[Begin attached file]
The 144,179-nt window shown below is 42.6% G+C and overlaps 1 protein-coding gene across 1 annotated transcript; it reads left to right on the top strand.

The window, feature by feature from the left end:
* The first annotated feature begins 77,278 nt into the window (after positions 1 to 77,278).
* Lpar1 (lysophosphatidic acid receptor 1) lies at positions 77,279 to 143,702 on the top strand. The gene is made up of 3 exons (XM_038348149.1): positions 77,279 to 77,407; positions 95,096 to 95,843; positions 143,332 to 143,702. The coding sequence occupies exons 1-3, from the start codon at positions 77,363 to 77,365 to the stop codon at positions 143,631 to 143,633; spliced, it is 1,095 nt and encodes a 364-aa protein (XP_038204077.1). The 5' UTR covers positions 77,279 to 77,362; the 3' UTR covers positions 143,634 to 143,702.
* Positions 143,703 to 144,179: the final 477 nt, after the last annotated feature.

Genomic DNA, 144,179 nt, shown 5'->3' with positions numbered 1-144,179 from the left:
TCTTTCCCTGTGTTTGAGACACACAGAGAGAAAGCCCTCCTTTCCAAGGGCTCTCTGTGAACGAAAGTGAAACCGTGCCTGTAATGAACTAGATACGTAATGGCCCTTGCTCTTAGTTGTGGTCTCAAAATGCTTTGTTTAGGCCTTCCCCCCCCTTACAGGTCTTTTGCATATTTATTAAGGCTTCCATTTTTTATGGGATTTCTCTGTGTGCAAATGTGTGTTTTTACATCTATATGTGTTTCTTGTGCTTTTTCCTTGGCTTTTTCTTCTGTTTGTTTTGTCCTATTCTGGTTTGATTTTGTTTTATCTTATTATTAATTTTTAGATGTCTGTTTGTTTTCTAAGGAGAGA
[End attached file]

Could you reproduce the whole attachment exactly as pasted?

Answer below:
The 144,179-nt window shown below is 42.6% G+C and overlaps 1 protein-coding gene across 1 annotated transcript; it reads left to right on the top strand.

The window, feature by feature from the left end:
* The first annotated feature begins 77,278 nt into the window (after positions 1 to 77,278).
* Lpar1 (lysophosphatidic acid receptor 1) lies at positions 77,279 to 143,702 on the top strand. The gene is made up of 3 exons (XM_038348149.1): positions 77,279 to 77,407; positions 95,096 to 95,843; positions 143,332 to 143,702. The coding sequence occupies exons 1-3, from the start codon at positions 77,363 to 77,365 to the stop codon at positions 143,631 to 143,633; spliced, it is 1,095 nt and encodes a 364-aa protein (XP_038204077.1). The 5' UTR covers positions 77,279 to 77,362; the 3' UTR covers positions 143,634 to 143,702.
* Positions 143,703 to 144,179: the final 477 nt, after the last annotated feature.

Genomic DNA, 144,179 nt, shown 5'->3' with positions numbered 1-144,179 from the left:
TCTTTCCCTGTGTTTGAGACACACAGAGAGAAAGCCCTCCTTTCCAAGGGCTCTCTGTGAACGAAAGTGAAACCGTGCCTGTAATGAACTAGATACGTAATGGCCCTTGCTCTTAGTTGTGGTCTCAAAATGCTTTGTTTAGGCCTTCCCCCCCCTTACAGGTCTTTTGCATATTTATTAAGGCTTCCATTTTTTATGGGATTTCTCTGTGTGCAAATGTGTGTTTTTACATCTATATGTGTTTCTTGTGCTTTTTCCTTGGCTTTTTCTTCTGTTTGTTTTGTCCTATTCTGGTTTGATTTTGTTTTATCTTATTATTAATTTTTAGATGTCTGTTTGTTTTCTAAGGAGAGA